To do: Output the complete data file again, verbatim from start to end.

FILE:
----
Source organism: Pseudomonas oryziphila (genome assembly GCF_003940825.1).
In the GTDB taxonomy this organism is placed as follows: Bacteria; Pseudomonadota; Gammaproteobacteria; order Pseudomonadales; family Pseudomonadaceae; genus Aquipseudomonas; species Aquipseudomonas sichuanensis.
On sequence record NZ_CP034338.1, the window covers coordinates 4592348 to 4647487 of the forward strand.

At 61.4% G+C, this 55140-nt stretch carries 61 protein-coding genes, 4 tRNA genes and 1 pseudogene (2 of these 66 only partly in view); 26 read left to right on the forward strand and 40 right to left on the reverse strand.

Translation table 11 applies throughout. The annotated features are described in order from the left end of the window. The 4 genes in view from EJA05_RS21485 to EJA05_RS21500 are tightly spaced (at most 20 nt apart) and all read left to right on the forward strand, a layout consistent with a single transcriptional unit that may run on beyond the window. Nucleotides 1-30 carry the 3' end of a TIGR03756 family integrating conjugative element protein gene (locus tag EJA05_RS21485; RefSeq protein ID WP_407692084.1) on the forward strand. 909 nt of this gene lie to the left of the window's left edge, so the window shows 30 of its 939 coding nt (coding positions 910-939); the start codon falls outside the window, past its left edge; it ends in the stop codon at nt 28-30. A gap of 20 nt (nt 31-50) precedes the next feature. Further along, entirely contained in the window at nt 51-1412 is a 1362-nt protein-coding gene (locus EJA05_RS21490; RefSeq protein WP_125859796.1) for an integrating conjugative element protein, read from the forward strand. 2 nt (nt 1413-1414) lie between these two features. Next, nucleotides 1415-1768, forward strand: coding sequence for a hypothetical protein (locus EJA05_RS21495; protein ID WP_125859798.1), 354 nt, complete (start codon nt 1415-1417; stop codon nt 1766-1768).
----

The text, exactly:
Source organism: Pseudomonas oryziphila (genome assembly GCF_003940825.1).
In the GTDB taxonomy this organism is placed as follows: Bacteria; Pseudomonadota; Gammaproteobacteria; order Pseudomonadales; family Pseudomonadaceae; genus Aquipseudomonas; species Aquipseudomonas sichuanensis.
On sequence record NZ_CP034338.1, the window covers coordinates 4592348 to 4647487 of the forward strand.

At 61.4% G+C, this 55140-nt stretch carries 61 protein-coding genes, 4 tRNA genes and 1 pseudogene (2 of these 66 only partly in view); 26 read left to right on the forward strand and 40 right to left on the reverse strand.

Translation table 11 applies throughout. The annotated features are described in order from the left end of the window. The 4 genes in view from EJA05_RS21485 to EJA05_RS21500 are tightly spaced (at most 20 nt apart) and all read left to right on the forward strand, a layout consistent with a single transcriptional unit that may run on beyond the window. Nucleotides 1-30 carry the 3' end of a TIGR03756 family integrating conjugative element protein gene (locus tag EJA05_RS21485; RefSeq protein ID WP_407692084.1) on the forward strand. 909 nt of this gene lie to the left of the window's left edge, so the window shows 30 of its 939 coding nt (coding positions 910-939); the start codon falls outside the window, past its left edge; it ends in the stop codon at nt 28-30. A gap of 20 nt (nt 31-50) precedes the next feature. Further along, entirely contained in the window at nt 51-1412 is a 1362-nt protein-coding gene (locus EJA05_RS21490; RefSeq protein WP_125859796.1) for an integrating conjugative element protein, read from the forward strand. 2 nt (nt 1413-1414) lie between these two features. Next, nucleotides 1415-1768, forward strand: coding sequence for a hypothetical protein (locus EJA05_RS21495; protein ID WP_125859798.1), 354 nt, complete (start codon nt 1415-1417; stop codon nt 1766-1768).